The Rockies’ Lack of Depth Is Costing Them Wins

Currently in possession of a 68-56 record and standing just a half-game out of first place in the NL West, the Colorado Rockies are in the midst of an objectively good season. Actually, the 2017 and -18 versions of the club have the best combined two-year winning percentage for any pair of Rockies teams in history, so one could make the argument that this is Colorado’s finest run ever. They’ve had two MVP candidates in the starting lineup both seasons and the starting pitching, long a team bugaboo, ranks ninth in the majors by WAR over that time period. Things in Colorado aren’t bad, per se.

But they could be better, it seems, without much effort. One real problem for the Rockies has been the team’s lack of offensive depth. It’s an issue they’ve shown little interest in addressing. And it’s costing them real wins.

With Nolan Arenado and Charlie Blackmon in 2017 and Arenado and Trevor Story in 2018, Colorado’s top-end offensive talent has been as dangerous as that of any team in baseball. Once you look past the top of the roster, though, things become a bit more frightening. Despite the team’s respectable raw numbers, the club’s offensive line reads like a gothic horror story after you factor in our old friend, Coors Field.

Team wRC+, 2017-2018
Team wRC+
Astros 116
Yankees 110
Indians 107
Dodgers 105
Athletics 104
Mariners 102
Cubs 101
Red Sox 101
Cardinals 99
Nationals 99
Angels 98
Rays 98
Twins 98
Reds 97
Mets 97
Rangers 96
Braves 95
Blue Jays 95
Diamondbacks 94
Brewers 93
White Sox 93
Orioles 93
Marlins 92
Pirates 90
Tigers 90
Phillies 89
Royals 88
Rockies 86
Giants 86
Padres 84

Even with the impressive performances by the brand names — most notably Nolan Arenado, who has been a legitimate MVP contender both seasons — the Rockies rank near the bottom of baseball in offense. At five of the eight main offensive positions — I’m not considering pitcher hitting or the DH for interleague road games — the Rockies have ranked 25th or worse in baseball by wRC+.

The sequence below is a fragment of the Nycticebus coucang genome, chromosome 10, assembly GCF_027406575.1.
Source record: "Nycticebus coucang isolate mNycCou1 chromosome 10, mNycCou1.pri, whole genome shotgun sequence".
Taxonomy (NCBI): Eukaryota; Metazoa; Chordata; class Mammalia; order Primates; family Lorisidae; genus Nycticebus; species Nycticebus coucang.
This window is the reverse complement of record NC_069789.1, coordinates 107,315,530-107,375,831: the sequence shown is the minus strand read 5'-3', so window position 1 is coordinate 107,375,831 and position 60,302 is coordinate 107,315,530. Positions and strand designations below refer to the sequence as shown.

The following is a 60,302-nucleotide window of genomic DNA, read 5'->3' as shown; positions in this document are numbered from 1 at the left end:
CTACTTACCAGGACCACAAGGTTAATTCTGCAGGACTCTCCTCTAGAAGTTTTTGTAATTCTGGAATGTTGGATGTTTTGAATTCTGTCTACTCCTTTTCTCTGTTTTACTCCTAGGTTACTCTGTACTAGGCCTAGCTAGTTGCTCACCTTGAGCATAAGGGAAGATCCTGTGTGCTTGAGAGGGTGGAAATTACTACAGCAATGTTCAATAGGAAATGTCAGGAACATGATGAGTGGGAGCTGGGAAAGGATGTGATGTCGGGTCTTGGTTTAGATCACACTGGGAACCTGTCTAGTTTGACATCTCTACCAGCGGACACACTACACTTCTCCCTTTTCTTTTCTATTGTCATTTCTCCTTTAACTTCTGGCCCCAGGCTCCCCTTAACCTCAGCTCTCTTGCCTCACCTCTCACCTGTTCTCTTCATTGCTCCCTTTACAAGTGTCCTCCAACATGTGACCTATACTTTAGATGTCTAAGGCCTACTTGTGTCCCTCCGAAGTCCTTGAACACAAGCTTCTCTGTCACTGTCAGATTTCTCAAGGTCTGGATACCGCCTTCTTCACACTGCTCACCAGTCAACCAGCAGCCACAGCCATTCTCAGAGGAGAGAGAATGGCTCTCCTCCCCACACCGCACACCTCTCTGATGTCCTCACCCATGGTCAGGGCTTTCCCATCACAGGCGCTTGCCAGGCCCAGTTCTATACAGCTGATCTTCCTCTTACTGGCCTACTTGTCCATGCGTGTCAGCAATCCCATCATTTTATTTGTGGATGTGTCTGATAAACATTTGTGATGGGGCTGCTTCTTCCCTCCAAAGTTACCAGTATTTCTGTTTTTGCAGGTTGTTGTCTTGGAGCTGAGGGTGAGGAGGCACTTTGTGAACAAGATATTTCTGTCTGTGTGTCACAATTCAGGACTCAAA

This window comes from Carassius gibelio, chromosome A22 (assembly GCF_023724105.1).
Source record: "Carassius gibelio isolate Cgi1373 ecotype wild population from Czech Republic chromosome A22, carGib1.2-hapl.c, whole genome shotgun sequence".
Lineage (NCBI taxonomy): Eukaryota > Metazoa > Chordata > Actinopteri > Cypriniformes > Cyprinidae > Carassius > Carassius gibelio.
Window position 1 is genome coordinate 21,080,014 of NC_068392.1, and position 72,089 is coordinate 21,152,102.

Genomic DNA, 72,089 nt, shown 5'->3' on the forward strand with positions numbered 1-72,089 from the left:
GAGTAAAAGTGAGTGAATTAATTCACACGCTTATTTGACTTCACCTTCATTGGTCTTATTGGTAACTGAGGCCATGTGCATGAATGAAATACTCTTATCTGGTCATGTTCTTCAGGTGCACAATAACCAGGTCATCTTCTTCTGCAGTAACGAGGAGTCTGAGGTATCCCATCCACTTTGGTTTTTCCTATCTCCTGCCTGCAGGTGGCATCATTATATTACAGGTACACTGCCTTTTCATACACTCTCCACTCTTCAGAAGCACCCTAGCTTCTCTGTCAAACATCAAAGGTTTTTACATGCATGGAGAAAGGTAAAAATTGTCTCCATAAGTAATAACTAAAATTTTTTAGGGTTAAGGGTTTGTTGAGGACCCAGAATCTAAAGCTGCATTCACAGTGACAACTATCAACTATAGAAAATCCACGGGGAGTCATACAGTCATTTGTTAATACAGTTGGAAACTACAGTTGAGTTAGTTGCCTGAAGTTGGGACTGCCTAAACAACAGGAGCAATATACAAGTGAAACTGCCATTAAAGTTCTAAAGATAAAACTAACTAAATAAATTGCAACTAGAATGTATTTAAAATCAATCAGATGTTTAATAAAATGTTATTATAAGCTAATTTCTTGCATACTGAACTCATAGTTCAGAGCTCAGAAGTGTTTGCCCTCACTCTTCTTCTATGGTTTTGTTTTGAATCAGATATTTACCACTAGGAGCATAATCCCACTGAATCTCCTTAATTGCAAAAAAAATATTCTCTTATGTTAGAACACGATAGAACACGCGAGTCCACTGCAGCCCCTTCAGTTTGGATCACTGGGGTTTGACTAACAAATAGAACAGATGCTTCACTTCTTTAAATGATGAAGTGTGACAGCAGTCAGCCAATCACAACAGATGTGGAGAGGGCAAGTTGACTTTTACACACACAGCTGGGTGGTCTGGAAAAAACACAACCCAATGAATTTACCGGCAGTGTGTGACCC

Rockies wRC+ by Position, 2017-2018
Position wRC+ MLB Rank
C 58 29th
1B 94 26th
2B 82 25th
3B 129 4th
SS 101 11th
LF 76 29th
CF 120 2nd
RF 90 29th

Now, DJ LeMahieu is a very ordinary offensive second baseman, outside of his .348/.416/.495 campaign in 2016, but he more than makes up for any bat-related shortfall with his defense. You can’t say that for the other positions ranking near the bottom of baseball.

The larger question is how many wins has this cost the Rockies? Quite a few, actually. If you separate the WAR contributions from the top three players on each team from the rest of the offense, Colorado’s inability to consistently find secondary offensive talent is laid bare.

Top Three vs. Non-Top Three, Positional WAR
Season Team Top 3 WAR Non-Top 3 WAR Season Team Top 3 WAR Non-Top 3 WAR
2018 Orioles 5.4 -2.3 2017 Blue Jays 10.5 -0.8
2018 Rockies 10.6 -2.1 2017 Rockies 14.0 0.6
2018 Tigers 7.1 -0.9 2017 Giants 8.7 1.1
2018 Marlins 7.3 -0.8 2017 Padres 5.3 1.4
2018 Royals 6.9 -0.7 2017 Royals 11.3 1.8
2018 Padres 3.9 2.0 2017 Angels 14.2 3.0
2018 Twins 8.0 2.2 2017 White Sox 10.6 3.0
2018 White Sox 4.4 2.7 2017 Orioles 9.0 3.2
2018 Mets 7.3 3.3 2017 Pirates 8.0 3.9
2018 Giants 7.1 3.6 2017 Phillies 8.4 4.4
2018 Phillies 6.6 4.2 2017 Rangers 10.4 4.5
2018 Mariners 8.4 4.8 2017 Tigers 8.5 6.7
2018 D-backs 10.7 5.3 2017 Braves 10.2 6.9
2018 Blue Jays 4.1 5.3 2017 Red Sox 10.9 7.1
2018 Indians 16.6 5.5 2017 Reds 15.6 7.2
2018 Brewers 11.2 5.6 2017 Athletics 8.8 7.6
2018 Nationals 10.3 6.2 2017 D-backs 9.9 8.3
2018 Angels 15.1 6.3 2017 Brewers 8.7 8.5
2018 Reds 10.1 6.8 2017 Nationals 16.2 9.9
2018 Rays 7.2 6.9 2017 Mariners 11.0 10.2
2018 Red Sox 17.5 7.4 2017 Marlins 16.4 10.8
2018 Pirates 8.1 7.7 2017 Rays 10.1 10.9
2018 Astros 11.3 7.9 2017 Indians 15.6 11.5
2018 Athletics 12.0 8.2 2017 Yankees 16.7 11.8
2018 Rangers 8.4 8.2 2017 Mets 8.5 12.3
2018 Cardinals 9.9 8.5 2017 Cardinals 12.2 12.3
2018 Braves 11.6 9.9 2017 Cubs 13.8 12.9
2018 Yankees 13.2 11.4 2017 Twins 11.0 13.6
2018 Dodgers 9.1 11.5 2017 Dodgers 16.1 14.3
2018 Cubs 10.0 13.4 2017 Astros 17.3 15.6

In 2017, the average team received 7.5 WAR of performance from hitters outside of the top three. The Rockies were second-worst in baseball, at 0.6. Seven wins is nothing to sneeze at — even half of that number can be crucial in a pennant race — and the fact that seven extra wins would have only gotten the Rockies a home Wild Card game instead of a road one in this particular season doesn’t excuse the team’s roster construction. Nor was it just a temporary issue: the seven-plus wins missing so far this year represent the difference between a spot in a three-way NL West race and a seven-game lead in the division and the best record in the National League.